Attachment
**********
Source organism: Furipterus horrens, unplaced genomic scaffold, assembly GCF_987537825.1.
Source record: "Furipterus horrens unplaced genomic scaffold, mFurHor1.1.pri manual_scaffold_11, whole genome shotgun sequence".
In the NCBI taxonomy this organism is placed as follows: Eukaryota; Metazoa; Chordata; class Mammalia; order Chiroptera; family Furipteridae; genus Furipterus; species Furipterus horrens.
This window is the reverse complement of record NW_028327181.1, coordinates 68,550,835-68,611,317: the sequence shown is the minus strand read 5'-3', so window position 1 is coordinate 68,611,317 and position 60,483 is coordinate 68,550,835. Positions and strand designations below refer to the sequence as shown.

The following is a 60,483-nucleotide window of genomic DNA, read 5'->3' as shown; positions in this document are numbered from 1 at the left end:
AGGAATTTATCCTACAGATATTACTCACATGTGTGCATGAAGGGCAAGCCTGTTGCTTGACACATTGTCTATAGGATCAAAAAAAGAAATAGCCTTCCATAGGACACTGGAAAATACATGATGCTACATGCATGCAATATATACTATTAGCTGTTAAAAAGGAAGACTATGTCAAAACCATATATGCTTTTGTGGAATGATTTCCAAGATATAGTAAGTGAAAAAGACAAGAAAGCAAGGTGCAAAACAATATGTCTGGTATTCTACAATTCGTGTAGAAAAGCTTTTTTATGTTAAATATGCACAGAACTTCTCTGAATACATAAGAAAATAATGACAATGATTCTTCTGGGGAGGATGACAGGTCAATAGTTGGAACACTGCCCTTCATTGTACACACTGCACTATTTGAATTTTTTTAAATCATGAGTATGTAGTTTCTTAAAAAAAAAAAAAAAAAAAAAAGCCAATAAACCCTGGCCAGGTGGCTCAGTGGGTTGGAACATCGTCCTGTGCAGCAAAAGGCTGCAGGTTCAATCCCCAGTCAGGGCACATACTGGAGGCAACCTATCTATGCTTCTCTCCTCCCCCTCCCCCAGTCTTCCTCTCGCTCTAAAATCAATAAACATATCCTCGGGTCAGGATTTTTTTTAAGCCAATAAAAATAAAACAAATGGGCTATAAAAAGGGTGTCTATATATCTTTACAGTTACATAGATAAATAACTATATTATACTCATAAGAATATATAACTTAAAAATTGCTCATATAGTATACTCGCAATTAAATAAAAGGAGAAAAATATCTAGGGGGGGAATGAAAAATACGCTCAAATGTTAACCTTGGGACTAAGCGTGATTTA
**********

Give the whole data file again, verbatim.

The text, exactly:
Source organism: Furipterus horrens, unplaced genomic scaffold, assembly GCF_987537825.1.
Source record: "Furipterus horrens unplaced genomic scaffold, mFurHor1.1.pri manual_scaffold_11, whole genome shotgun sequence".
In the NCBI taxonomy this organism is placed as follows: Eukaryota; Metazoa; Chordata; class Mammalia; order Chiroptera; family Furipteridae; genus Furipterus; species Furipterus horrens.
This window is the reverse complement of record NW_028327181.1, coordinates 68,550,835-68,611,317: the sequence shown is the minus strand read 5'-3', so window position 1 is coordinate 68,611,317 and position 60,483 is coordinate 68,550,835. Positions and strand designations below refer to the sequence as shown.

The following is a 60,483-nucleotide window of genomic DNA, read 5'->3' as shown; positions in this document are numbered from 1 at the left end:
AGGAATTTATCCTACAGATATTACTCACATGTGTGCATGAAGGGCAAGCCTGTTGCTTGACACATTGTCTATAGGATCAAAAAAAGAAATAGCCTTCCATAGGACACTGGAAAATACATGATGCTACATGCATGCAATATATACTATTAGCTGTTAAAAAGGAAGACTATGTCAAAACCATATATGCTTTTGTGGAATGATTTCCAAGATATAGTAAGTGAAAAAGACAAGAAAGCAAGGTGCAAAACAATATGTCTGGTATTCTACAATTCGTGTAGAAAAGCTTTTTTATGTTAAATATGCACAGAACTTCTCTGAATACATAAGAAAATAATGACAATGATTCTTCTGGGGAGGATGACAGGTCAATAGTTGGAACACTGCCCTTCATTGTACACACTGCACTATTTGAATTTTTTTAAATCATGAGTATGTAGTTTCTTAAAAAAAAAAAAAAAAAAAAAAGCCAATAAACCCTGGCCAGGTGGCTCAGTGGGTTGGAACATCGTCCTGTGCAGCAAAAGGCTGCAGGTTCAATCCCCAGTCAGGGCACATACTGGAGGCAACCTATCTATGCTTCTCTCCTCCCCCTCCCCCAGTCTTCCTCTCGCTCTAAAATCAATAAACATATCCTCGGGTCAGGATTTTTTTTAAGCCAATAAAAATAAAACAAATGGGCTATAAAAAGGGTGTCTATATATCTTTACAGTTACATAGATAAATAACTATATTATACTCATAAGAATATATAACTTAAAAATTGCTCATATAGTATACTCGCAATTAAATAAAAGGAGAAAAATATCTAGGGGGGGAATGAAAAATACGCTCAAATGTTAACCTTGGGACTAAGCGTGATTTA